And if you want to use a tablet on the go, outside the house, you really need the brightest display possible. And as you can see in the picture, the difference between the sunlight visibility of the iPad and Prime is like day and night. Therefore I at least, sacrifice the 3 hours less battery life.
    Reply
  • name99 - Thursday, December 01, 2011 - link

    The display surely only uses more power if you drive it at a brighter level?

    And a well-designed tablet should have a light sensor, and should do a good job of auto-calibrating the brightness to the environment, so that most of the time it is NOT running the screen in bright mode. After all, that's what we expect regarding the core --- we throttle CPU when it's not needed. So, sorry, I don't think this is an acceptable answer.

    I continue to state my original thesis --- I suspect that DRAM power is substantially more important than most people believe, and that one of Apple's advantages is that they ship iOS devices with minimal DRAM. This is obviously a hassle for developers, and even for some power users, but that's the tradeoff one has to make.

    (Also what's the story with Android and VM? iOS does NOT do any "write" swapping --- code is paged in, but data is not paged out, and I expect that this is a power issue, nothing else --- Apple doesn't want the power hit of swapping.
    I thought Android was like this --- did not write pages --- but I have read stuff recently that said no, it is now using standard desktop type VM, which is likely also a power sink.)
    Reply
  • metafor - Thursday, December 01, 2011 - link

    nVidia's solution is actually much more sophisticated than that. It's similar to a method Intel started using a ways back for laptops.

    It's not just auto-dimming the entire screen; it's auto-dimming every pixel individually. There is fine-grain control over the LED backlight of the display. Areas in each frame that contains black will now not only have the LCD crystal for that pixel in a "block" mode, but it will also have the backlight for that specific pixel dim.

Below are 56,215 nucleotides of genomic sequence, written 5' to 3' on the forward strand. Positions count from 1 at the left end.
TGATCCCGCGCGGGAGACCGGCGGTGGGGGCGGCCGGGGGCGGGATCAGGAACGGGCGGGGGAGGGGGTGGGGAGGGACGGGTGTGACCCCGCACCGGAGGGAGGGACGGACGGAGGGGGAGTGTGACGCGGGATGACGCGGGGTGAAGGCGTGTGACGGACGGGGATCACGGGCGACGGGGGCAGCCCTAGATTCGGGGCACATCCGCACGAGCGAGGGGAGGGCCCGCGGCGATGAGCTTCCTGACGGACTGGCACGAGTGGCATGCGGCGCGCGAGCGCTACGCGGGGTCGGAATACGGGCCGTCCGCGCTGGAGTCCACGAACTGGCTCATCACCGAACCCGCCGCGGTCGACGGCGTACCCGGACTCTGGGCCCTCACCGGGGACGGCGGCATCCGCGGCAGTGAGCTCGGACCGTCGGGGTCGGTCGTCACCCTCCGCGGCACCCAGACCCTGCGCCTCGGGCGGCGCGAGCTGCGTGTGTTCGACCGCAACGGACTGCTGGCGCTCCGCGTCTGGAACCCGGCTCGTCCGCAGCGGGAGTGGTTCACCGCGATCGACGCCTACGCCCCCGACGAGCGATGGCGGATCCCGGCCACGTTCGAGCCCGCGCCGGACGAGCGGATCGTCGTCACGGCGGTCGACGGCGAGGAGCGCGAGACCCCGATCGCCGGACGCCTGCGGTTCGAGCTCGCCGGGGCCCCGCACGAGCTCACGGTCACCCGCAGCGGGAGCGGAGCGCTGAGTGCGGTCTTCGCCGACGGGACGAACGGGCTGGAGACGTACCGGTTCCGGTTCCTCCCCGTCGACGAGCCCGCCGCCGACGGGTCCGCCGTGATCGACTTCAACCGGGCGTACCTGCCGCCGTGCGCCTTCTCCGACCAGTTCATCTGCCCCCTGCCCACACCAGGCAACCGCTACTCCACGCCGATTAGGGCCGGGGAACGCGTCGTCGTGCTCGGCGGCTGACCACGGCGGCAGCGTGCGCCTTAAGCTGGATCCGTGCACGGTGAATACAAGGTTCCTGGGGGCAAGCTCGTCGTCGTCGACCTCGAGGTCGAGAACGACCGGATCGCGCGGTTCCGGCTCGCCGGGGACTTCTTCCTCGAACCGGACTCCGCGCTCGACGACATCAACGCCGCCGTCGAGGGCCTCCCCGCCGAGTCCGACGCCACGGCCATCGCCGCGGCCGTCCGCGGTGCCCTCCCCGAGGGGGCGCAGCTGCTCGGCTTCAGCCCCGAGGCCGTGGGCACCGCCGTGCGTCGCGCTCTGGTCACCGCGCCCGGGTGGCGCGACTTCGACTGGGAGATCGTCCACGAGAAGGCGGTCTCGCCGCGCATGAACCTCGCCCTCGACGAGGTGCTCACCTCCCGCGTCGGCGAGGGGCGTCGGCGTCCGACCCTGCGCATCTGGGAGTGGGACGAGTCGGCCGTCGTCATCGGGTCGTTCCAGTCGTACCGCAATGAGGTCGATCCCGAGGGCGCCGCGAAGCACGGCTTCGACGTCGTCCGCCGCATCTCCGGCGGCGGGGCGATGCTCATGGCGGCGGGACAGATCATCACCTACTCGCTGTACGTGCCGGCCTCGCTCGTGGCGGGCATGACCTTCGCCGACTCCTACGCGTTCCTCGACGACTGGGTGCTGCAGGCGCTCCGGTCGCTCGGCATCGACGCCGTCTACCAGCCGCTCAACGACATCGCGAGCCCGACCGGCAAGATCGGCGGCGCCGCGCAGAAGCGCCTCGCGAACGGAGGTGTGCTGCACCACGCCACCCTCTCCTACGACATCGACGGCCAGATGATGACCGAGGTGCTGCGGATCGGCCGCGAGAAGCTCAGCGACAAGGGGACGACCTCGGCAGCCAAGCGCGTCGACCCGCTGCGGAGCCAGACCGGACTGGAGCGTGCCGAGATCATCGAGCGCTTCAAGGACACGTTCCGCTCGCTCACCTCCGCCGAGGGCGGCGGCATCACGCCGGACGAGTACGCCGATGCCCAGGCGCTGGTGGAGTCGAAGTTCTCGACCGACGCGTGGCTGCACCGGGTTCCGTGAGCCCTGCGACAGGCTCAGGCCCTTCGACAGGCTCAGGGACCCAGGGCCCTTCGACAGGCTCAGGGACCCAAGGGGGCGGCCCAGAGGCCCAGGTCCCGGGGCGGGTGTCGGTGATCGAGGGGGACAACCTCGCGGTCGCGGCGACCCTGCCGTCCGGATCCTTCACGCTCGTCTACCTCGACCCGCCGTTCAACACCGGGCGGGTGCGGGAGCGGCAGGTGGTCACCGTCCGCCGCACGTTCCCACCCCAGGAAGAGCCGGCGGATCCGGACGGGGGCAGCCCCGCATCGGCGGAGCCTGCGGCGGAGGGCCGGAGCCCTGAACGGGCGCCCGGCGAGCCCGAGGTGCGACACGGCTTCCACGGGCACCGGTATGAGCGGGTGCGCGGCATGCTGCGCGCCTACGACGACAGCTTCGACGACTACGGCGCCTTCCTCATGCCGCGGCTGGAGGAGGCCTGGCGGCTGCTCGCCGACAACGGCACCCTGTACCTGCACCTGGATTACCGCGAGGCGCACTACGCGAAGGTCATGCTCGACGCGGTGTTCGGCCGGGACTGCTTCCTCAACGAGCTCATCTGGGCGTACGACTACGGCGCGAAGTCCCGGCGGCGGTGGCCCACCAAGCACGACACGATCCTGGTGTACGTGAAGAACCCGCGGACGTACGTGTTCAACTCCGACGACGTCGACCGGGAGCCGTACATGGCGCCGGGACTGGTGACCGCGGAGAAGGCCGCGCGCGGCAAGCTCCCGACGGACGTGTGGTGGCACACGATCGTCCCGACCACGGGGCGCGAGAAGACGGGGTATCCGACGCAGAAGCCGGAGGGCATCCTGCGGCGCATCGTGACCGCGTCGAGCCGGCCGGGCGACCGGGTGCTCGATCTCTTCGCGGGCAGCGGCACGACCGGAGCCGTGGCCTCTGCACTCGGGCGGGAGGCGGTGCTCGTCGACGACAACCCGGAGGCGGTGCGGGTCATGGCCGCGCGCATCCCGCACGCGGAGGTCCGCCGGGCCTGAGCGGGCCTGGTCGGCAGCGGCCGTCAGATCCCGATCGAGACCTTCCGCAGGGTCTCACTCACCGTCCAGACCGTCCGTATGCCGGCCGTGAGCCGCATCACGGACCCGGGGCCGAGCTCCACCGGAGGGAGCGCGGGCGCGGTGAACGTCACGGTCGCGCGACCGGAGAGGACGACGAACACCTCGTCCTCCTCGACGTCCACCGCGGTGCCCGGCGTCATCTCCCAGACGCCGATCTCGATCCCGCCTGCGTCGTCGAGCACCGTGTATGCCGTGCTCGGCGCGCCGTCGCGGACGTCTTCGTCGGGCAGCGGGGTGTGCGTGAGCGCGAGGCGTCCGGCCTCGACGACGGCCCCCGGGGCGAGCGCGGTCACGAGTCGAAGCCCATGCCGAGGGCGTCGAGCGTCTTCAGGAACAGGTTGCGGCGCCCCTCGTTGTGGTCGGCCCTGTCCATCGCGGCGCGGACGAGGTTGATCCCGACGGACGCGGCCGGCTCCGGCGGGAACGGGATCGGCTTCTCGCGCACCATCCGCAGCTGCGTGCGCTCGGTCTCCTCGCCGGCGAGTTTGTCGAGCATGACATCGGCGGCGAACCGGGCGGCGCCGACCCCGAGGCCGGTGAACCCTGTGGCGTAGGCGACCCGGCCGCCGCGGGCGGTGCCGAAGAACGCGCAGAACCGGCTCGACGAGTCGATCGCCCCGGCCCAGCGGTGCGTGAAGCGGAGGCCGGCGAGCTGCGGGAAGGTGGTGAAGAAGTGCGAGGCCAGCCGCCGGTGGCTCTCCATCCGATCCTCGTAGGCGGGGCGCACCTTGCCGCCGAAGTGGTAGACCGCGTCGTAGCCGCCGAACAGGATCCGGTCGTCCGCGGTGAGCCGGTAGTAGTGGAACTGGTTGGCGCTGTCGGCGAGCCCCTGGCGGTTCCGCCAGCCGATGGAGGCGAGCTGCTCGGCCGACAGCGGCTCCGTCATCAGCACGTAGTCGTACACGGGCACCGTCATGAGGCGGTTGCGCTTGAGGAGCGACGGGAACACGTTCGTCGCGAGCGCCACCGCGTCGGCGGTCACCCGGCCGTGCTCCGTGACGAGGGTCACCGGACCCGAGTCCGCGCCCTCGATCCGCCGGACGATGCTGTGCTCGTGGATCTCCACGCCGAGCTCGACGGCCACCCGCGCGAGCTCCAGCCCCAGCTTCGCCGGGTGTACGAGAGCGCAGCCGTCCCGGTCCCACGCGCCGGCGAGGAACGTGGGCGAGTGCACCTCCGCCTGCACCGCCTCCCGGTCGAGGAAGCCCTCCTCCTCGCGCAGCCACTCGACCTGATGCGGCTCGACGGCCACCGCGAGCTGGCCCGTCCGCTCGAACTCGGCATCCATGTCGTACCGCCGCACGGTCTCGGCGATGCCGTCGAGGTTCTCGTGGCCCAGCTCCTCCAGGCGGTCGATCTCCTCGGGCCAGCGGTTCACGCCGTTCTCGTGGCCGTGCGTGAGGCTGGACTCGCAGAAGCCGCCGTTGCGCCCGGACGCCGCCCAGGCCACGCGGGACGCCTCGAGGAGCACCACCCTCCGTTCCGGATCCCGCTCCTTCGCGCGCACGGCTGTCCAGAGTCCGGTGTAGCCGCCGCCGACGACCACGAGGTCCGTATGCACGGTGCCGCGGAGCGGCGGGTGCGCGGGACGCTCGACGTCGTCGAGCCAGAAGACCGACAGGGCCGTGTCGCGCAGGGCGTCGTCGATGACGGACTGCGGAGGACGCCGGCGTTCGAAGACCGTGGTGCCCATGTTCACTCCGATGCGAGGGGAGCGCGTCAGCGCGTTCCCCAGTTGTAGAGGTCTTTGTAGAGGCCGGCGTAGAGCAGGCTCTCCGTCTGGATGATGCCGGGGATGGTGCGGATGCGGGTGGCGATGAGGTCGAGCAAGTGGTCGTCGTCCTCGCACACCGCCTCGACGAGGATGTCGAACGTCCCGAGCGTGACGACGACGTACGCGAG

This actually produces benefits other than just battery life; one of the biggest problems with LCD's is that blacks aren't really black because the crystal isn't able to block 100% of the backlight.

    By dimming the backlight, the parts of an image that is supposed to be black will be closer to true black. This improves contrast and provides for more accurate pictures.
    Reply
  • UpSpin - Friday, December 02, 2011 - link

    how shall this work if the backlight is created by an LED array at the edge, which almost all smaller (<20") displays are. So with an edge lit backlight you can't reduce the LED brightness block wise.

    This is different if the used panel has a full array of LEDs, which is expensive, more power consuming and thicker, so a no go on a mobile device that thin. And neither Intel nor Nvidia have impact on this, because this requires a different panel.
    Reply
  • TechAnandUser - Friday, December 02, 2011 - link

    BenchMarking App's are not yet optimized. So please wait !! Reply
  • fteoath64 - Friday, December 02, 2011 - link

    Why would you want a Win8 tablet ?. Its slow, heavy, short battery-life and probably cost 50% more!.You are better off with a mid-range slim laptop which you probably have. So unless you grab one of these or already have an ipad, you have no idea what a tablet can do for you. Reply
  • eddman - Friday, December 02, 2011 - link

    You might have a time machine then, cause right now there are no win 8 tablets, let alone ARM based ones. Reply
  • tipoo - Thursday, December 15, 2011 - link

    "Its slow, heavy, short battery-life and probably cost 50% more"

    Citation needed, citation needed, citation needed, and citation needed respectively. None of us have tested finalized W8 table hardware yet, unless you are from the future.
    Reply